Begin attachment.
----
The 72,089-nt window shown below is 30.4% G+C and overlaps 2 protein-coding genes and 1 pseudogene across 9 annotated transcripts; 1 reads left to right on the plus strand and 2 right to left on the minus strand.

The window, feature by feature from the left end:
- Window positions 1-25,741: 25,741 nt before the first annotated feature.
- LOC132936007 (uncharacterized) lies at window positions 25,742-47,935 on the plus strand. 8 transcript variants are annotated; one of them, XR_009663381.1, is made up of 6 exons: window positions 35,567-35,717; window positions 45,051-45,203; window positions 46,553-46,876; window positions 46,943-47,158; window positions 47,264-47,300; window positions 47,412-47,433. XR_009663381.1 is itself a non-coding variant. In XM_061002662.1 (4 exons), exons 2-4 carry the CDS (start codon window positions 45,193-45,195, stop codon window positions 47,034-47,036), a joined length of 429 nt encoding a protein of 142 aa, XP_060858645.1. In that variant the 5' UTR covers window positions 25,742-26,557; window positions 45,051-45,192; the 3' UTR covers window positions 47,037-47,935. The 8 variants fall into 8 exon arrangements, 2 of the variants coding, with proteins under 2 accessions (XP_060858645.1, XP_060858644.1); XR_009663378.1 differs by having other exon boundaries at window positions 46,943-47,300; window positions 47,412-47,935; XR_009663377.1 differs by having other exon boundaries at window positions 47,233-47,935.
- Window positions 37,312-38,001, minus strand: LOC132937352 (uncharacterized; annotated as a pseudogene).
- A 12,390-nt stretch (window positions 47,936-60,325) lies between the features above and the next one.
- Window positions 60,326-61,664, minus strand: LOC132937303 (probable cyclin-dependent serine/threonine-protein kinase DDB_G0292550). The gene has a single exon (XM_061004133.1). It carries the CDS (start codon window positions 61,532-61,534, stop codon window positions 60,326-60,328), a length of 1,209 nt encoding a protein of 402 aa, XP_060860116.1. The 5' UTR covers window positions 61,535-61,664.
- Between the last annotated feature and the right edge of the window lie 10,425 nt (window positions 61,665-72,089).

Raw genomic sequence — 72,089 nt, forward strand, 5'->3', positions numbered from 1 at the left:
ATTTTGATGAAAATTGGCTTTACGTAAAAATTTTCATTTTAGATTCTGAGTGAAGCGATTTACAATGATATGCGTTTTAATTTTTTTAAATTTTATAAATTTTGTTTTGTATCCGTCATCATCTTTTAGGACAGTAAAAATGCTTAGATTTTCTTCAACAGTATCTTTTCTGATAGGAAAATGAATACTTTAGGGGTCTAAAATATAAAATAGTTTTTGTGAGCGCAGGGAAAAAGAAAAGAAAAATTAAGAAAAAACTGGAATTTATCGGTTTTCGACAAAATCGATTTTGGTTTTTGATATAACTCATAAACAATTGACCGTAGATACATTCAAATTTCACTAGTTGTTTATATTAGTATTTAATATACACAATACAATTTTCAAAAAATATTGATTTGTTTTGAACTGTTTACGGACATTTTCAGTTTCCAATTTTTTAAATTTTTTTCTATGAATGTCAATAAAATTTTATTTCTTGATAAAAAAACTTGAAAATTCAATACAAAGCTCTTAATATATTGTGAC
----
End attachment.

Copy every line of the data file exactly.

The 72,089-nt window shown below is 30.4% G+C and overlaps 2 protein-coding genes and 1 pseudogene across 9 annotated transcripts; 1 reads left to right on the plus strand and 2 right to left on the minus strand.

The window, feature by feature from the left end:
- Window positions 1-25,741: 25,741 nt before the first annotated feature.
- LOC132936007 (uncharacterized) lies at window positions 25,742-47,935 on the plus strand. 8 transcript variants are annotated; one of them, XR_009663381.1, is made up of 6 exons: window positions 35,567-35,717; window positions 45,051-45,203; window positions 46,553-46,876; window positions 46,943-47,158; window positions 47,264-47,300; window positions 47,412-47,433. XR_009663381.1 is itself a non-coding variant. In XM_061002662.1 (4 exons), exons 2-4 carry the CDS (start codon window positions 45,193-45,195, stop codon window positions 47,034-47,036), a joined length of 429 nt encoding a protein of 142 aa, XP_060858645.1. In that variant the 5' UTR covers window positions 25,742-26,557; window positions 45,051-45,192; the 3' UTR covers window positions 47,037-47,935. The 8 variants fall into 8 exon arrangements, 2 of the variants coding, with proteins under 2 accessions (XP_060858645.1, XP_060858644.1); XR_009663378.1 differs by having other exon boundaries at window positions 46,943-47,300; window positions 47,412-47,935; XR_009663377.1 differs by having other exon boundaries at window positions 47,233-47,935.
- Window positions 37,312-38,001, minus strand: LOC132937352 (uncharacterized; annotated as a pseudogene).
- A 12,390-nt stretch (window positions 47,936-60,325) lies between the features above and the next one.
- Window positions 60,326-61,664, minus strand: LOC132937303 (probable cyclin-dependent serine/threonine-protein kinase DDB_G0292550). The gene has a single exon (XM_061004133.1). It carries the CDS (start codon window positions 61,532-61,534, stop codon window positions 60,326-60,328), a length of 1,209 nt encoding a protein of 402 aa, XP_060860116.1. The 5' UTR covers window positions 61,535-61,664.
- Between the last annotated feature and the right edge of the window lie 10,425 nt (window positions 61,665-72,089).

Raw genomic sequence — 72,089 nt, forward strand, 5'->3', positions numbered from 1 at the left:
ATTTTGATGAAAATTGGCTTTACGTAAAAATTTTCATTTTAGATTCTGAGTGAAGCGATTTACAATGATATGCGTTTTAATTTTTTTAAATTTTATAAATTTTGTTTTGTATCCGTCATCATCTTTTAGGACAGTAAAAATGCTTAGATTTTCTTCAACAGTATCTTTTCTGATAGGAAAATGAATACTTTAGGGGTCTAAAATATAAAATAGTTTTTGTGAGCGCAGGGAAAAAGAAAAGAAAAATTAAGAAAAAACTGGAATTTATCGGTTTTCGACAAAATCGATTTTGGTTTTTGATATAACTCATAAACAATTGACCGTAGATACATTCAAATTTCACTAGTTGTTTATATTAGTATTTAATATACACAATACAATTTTCAAAAAATATTGATTTGTTTTGAACTGTTTACGGACATTTTCAGTTTCCAATTTTTTAAATTTTTTTCTATGAATGTCAATAAAATTTTATTTCTTGATAAAAAAACTTGAAAATTCAATACAAAGCTCTTAATATATTGTGAC